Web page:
From the bestselling author of "The Know-It-All" comes a fascinating and timely exploration of religion and the Bible. Raised in a secular family but increasingly interested in the relevance of faith in our modern world, A.J. Jacobs decides to dive in headfirst and attempt to obey the Bible as literally as possible for one full year. He vows to follow the Ten Commandments. To be fruitful and multiply. To love his neighbor. But also to obey the hundreds of less publicized rules: to avoid wearing clothes made of mixed fibers; to play a ten-string harp; to stone adulterers.
The resulting spiritual journey is at once funny and profound, reverent and irreverent, personal and universal and will make you see history's most influential book with new eyes.
Jacobs's quest transforms his life even more radically than the year spent reading the entire "Encyclopedia Britannica" for "The Know-It-All." His beard grows so unruly that he is regularly mistaken for a member of ZZ Top. He immerses himself in prayer, tends sheep in the Israeli desert, battles idolatry, and tells the absolute truth in all situations - much to his wife's chagrin.
Throughout the book, Jacobs also embeds himself in a cross-section of communities that take the Bible literally. He tours a Kentucky-based creationist museum and sings hymns with Pennsylvania Amish. He dances with Hasidic Jews in Brooklyn and does Scripture study with Jehovah's Witnesses. He discovers ancient biblical wisdom of startling relevance. And he wrestles with seemingly archaic rules that baffle the twenty-first-century brain. Jacobs's extraordinary undertaking yields unexpected epiphanies and challenges. A book that will charm readers both secular and religious, "The Year of Living Biblically" is part Cliff Notes to the Bible, part memoir, and part look into worlds unimaginable. Thou shalt not be able to put it down. (Summary and book cover courtesy of goodreads.com)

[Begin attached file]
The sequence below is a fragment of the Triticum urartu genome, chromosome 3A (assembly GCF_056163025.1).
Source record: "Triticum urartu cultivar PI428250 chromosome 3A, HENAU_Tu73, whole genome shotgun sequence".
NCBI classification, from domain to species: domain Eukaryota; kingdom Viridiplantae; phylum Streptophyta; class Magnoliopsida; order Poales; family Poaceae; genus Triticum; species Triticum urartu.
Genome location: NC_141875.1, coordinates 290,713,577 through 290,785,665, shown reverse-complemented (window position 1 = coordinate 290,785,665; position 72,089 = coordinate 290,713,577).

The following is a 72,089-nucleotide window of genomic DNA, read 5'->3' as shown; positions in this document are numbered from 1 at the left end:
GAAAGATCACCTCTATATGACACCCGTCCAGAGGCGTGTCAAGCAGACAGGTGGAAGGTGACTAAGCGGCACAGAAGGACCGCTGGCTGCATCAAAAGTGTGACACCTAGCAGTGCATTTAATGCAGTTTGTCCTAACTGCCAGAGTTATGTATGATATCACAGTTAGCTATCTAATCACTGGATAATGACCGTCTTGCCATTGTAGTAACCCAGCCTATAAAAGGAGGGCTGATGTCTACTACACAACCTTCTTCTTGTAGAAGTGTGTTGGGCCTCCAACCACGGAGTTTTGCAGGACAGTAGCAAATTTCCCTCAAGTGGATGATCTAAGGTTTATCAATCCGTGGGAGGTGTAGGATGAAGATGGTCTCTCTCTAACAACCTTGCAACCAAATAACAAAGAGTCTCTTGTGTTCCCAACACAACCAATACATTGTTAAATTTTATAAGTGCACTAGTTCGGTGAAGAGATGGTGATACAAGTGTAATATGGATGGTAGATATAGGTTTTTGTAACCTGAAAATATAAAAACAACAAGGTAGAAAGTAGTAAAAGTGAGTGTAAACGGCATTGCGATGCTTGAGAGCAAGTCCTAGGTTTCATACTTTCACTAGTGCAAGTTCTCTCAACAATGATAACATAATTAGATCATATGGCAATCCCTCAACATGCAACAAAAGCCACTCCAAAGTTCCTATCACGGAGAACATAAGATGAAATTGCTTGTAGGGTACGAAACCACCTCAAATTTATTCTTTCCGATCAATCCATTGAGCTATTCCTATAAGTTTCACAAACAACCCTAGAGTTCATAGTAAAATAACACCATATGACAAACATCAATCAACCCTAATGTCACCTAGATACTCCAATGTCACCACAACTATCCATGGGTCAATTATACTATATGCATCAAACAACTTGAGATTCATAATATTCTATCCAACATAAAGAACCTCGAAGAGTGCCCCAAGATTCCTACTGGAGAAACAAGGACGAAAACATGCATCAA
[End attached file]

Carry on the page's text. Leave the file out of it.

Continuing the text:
Growing up Catholic in a mostly Christian neighborhood, Judaism was not something I knew much about before reading this book. When I saw it, I thought it would be something interesting to both broaden my understanding and insightful to see how a modern adult managed the many religious rules.
I found the book very funny though it certainly could offend some people at times. The humor is not mocking, but rather a result of trying to follow rules in a modern setting. I particularly appreciated Jacob’s journey to visiting a variety of sects and the results of the trips. While the book could have easily come off as shallow, I felt it was clear that Jacobs did gain some benefit to the experience and may maintain some of the habits he learned. I know it certainly was considering the weekly 24hrs without technology becoming standard in my life. Or at least a few hours. Maybe an hour. Ok, I’ll just have to try my best…
Rating: 4 stars!
Who should read it? People looking for insights to traditional Judaism or a funny read.